Former Tulsa County DA confirms involvement in felony case against great-grandson of Rhema Bible College founder: Former Tulsa County District Attorney Tim Harris has played a role in negotiating with prosecutors in a drive-by shooting case against a teenager whose late great-grandfather was the creator of Rhema Bible Training College and Harris’ longtime acquaintance, he confirmed Tuesday. Blake Kenneth Hagin, 19, is one of three people charged with using a vehicle while discharging a weapon at a home in the 1100 block of North Cypress Avenue in Broken Arrow on March 10 [Tulsa World].

City election cycle change is needed: In 1989, voters in Tulsa approved a new city charter, and it seems like we’ve been messing with it ever since. The city has revised or considered revising that charter in 13 subsequent elections. Many of those votes brought multiple charter revisions before city voters. How we elected our mayor, City Council and city auditor — when elections are held, how long they will serve in office and what their salaries will be — have been a theme in many of those charter changes [Editorial Board / Tulsa World].

OKCPS board tables vote on allowing those with felonies to volunteer: Monday, the school board for Oklahoma City Public Schools decided to delay a vote on a new volunteering policy. The item will be taken up at the next meeting in August. The policy proposal would allow some people with felony convictions to be eligible to volunteer at OKCPS schools [Fox 25]. 

Gubernatorial candidate endorses marijuana state question: Former State Senator and 2018 gubernatorial candidate Connie Johnson is endorsing State Question 788, which would legalize medical marijuana in Oklahoma. Johnson has been a longtime supporter of medical marijuana and decriminalization [NewsOK].

Quote of the Day

“I’m not trying to throw the Legislature under the bus, but somebody has got to make a move here… or there’s going to be a serious event. We’re just trying to be proactive in thinking a different way.”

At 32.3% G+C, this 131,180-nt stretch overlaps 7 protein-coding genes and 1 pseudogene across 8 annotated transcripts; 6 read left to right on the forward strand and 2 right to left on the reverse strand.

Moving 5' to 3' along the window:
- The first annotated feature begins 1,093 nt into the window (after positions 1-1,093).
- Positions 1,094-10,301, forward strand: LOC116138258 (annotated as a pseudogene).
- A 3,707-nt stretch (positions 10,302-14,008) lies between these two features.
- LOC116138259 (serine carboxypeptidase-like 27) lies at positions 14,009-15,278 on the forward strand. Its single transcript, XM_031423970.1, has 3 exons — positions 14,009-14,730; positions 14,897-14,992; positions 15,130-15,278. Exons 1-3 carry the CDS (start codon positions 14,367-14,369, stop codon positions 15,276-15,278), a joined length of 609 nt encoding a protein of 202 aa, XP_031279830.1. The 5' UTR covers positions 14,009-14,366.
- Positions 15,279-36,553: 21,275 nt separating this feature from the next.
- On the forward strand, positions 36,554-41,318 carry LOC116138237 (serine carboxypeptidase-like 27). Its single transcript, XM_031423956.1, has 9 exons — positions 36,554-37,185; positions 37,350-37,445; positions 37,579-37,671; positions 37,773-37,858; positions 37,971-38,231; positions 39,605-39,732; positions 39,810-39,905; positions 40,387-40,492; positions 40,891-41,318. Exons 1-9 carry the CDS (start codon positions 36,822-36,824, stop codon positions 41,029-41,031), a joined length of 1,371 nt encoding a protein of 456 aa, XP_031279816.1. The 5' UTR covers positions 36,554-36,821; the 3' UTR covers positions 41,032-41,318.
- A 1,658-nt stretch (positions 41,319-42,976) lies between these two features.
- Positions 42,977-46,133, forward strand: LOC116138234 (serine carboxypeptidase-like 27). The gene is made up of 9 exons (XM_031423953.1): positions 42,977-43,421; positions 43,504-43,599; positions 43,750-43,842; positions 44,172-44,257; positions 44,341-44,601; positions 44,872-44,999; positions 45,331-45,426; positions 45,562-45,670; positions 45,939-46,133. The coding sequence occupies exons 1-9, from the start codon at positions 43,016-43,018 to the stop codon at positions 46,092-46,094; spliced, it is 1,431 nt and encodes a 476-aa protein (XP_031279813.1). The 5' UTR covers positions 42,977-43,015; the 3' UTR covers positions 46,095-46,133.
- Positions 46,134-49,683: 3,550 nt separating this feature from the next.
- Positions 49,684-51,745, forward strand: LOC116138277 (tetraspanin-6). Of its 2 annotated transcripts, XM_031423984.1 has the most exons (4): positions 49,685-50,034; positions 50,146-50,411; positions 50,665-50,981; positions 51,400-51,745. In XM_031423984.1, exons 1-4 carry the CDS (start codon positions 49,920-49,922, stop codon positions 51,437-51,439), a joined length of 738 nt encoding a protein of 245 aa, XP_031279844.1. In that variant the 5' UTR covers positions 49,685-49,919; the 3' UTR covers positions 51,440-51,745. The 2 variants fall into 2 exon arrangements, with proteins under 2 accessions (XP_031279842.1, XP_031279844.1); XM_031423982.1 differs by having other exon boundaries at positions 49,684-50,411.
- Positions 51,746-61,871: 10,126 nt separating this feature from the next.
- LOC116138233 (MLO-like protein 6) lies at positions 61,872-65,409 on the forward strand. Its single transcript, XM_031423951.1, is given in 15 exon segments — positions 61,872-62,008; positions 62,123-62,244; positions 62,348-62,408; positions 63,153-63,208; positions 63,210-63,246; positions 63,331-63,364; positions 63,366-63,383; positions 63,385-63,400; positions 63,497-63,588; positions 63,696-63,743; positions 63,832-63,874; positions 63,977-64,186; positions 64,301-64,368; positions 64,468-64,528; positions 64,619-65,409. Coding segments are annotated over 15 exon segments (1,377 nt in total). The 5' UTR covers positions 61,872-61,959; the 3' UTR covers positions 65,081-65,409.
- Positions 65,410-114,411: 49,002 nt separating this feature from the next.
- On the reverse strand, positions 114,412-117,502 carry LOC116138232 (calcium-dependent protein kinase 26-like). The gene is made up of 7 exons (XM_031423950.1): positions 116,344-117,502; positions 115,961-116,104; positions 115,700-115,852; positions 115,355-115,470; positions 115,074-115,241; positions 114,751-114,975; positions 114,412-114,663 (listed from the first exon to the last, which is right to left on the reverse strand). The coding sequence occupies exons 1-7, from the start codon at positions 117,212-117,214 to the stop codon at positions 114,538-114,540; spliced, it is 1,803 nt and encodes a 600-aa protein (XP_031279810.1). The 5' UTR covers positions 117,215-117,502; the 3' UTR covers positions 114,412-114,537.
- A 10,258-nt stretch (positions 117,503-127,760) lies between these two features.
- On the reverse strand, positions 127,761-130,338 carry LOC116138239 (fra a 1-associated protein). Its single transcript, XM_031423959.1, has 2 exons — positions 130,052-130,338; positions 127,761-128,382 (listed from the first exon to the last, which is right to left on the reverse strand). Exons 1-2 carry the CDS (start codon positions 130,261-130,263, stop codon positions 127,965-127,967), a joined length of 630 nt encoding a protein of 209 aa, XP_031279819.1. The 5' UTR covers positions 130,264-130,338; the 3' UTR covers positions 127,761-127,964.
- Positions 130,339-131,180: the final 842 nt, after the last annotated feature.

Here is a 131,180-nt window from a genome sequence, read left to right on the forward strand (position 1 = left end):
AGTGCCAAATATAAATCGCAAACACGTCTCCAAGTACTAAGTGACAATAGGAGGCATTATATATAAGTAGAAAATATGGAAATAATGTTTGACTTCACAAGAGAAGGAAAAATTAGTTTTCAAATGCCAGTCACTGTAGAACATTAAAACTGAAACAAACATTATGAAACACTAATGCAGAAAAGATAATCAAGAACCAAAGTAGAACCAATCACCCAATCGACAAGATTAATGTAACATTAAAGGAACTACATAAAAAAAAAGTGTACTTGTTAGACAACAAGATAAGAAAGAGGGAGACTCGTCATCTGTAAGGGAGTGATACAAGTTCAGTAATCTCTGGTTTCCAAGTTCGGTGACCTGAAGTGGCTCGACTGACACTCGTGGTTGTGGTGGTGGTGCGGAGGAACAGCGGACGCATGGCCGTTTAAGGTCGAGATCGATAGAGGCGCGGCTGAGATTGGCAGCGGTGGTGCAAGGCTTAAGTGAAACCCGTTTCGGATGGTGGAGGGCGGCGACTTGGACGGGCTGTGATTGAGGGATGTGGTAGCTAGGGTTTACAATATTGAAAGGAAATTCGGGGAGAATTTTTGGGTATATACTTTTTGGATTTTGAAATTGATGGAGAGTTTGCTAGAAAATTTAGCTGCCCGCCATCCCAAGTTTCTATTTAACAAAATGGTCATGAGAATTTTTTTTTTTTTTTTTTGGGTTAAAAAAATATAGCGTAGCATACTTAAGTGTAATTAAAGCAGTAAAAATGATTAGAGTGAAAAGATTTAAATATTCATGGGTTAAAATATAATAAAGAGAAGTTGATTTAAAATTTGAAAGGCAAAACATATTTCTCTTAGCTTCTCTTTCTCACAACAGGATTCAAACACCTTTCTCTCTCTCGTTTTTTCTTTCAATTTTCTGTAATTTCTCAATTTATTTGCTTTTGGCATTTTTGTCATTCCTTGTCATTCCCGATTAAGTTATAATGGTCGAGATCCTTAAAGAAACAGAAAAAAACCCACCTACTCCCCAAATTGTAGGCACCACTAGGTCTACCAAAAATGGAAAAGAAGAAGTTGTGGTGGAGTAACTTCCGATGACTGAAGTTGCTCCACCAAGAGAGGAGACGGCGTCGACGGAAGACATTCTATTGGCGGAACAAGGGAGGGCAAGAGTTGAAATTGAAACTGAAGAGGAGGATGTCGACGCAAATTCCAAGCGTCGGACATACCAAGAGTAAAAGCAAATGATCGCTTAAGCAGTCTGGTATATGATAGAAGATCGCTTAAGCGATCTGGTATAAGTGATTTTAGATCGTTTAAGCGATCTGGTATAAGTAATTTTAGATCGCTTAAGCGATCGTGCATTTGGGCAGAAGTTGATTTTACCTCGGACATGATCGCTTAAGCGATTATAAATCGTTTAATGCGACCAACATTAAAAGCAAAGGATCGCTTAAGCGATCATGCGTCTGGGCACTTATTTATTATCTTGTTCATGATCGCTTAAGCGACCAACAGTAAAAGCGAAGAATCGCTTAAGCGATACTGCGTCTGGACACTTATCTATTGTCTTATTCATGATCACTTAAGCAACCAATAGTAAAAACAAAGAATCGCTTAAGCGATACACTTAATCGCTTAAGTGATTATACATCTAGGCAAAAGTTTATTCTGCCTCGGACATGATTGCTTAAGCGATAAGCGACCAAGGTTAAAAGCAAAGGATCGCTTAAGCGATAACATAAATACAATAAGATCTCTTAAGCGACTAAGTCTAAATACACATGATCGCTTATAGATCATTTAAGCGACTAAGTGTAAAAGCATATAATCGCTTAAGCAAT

– Department of Corrections Director Joe Allbaugh, explaining the agency’s plan to release additional nonviolent inmates to community supervision programs in order to ease overcrowding in the state’s prisons (Source)

Number of the Day


Share of non-elderly Oklahomans with disabilities who receive SNAP benefits, 2013-2015

Source: Center on Budget and Policy Priorities

See previous Numbers of the Day here.

Policy Note

Shoplifting in Chicago dropped after a change in the food stamp program: Spreading out when food stamps are issued reduced theft from Chicago grocery stores by more than 30 percent, according to new research from Analisa Packham of Miami University and Jillian Carr of Purdue University. Before 2010, most benefits in Illinois under the Supplemental Nutrition Assistance Program (SNAP), the massive federal food stamp program, were given out on the first of the month. In 2010, the state enacted a new policy that spread distribution more evenly throughout the month [Washington Post].

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Ryan Gentzler worked at OK Policy from January 2016 until November 2022. He last served as the organization's Reserach Director and oversaw Open Justice Oklahoma. He began at OK Policy as an analyst focusing on criminal justice issues, including sentencing, incarceration, court fines and fees, and pretrial detention. Open Justice Oklahoma grew out of Ryan’s groundbreaking analysis of court records, which was used to inform critical policy debates. A native Nebraskan, he holds a Master of Public Administration degree from the University of Oklahoma and a BA in Institutions and Policy from William Jewell College. He served as an OK Policy Research Fellow in 2014-2015.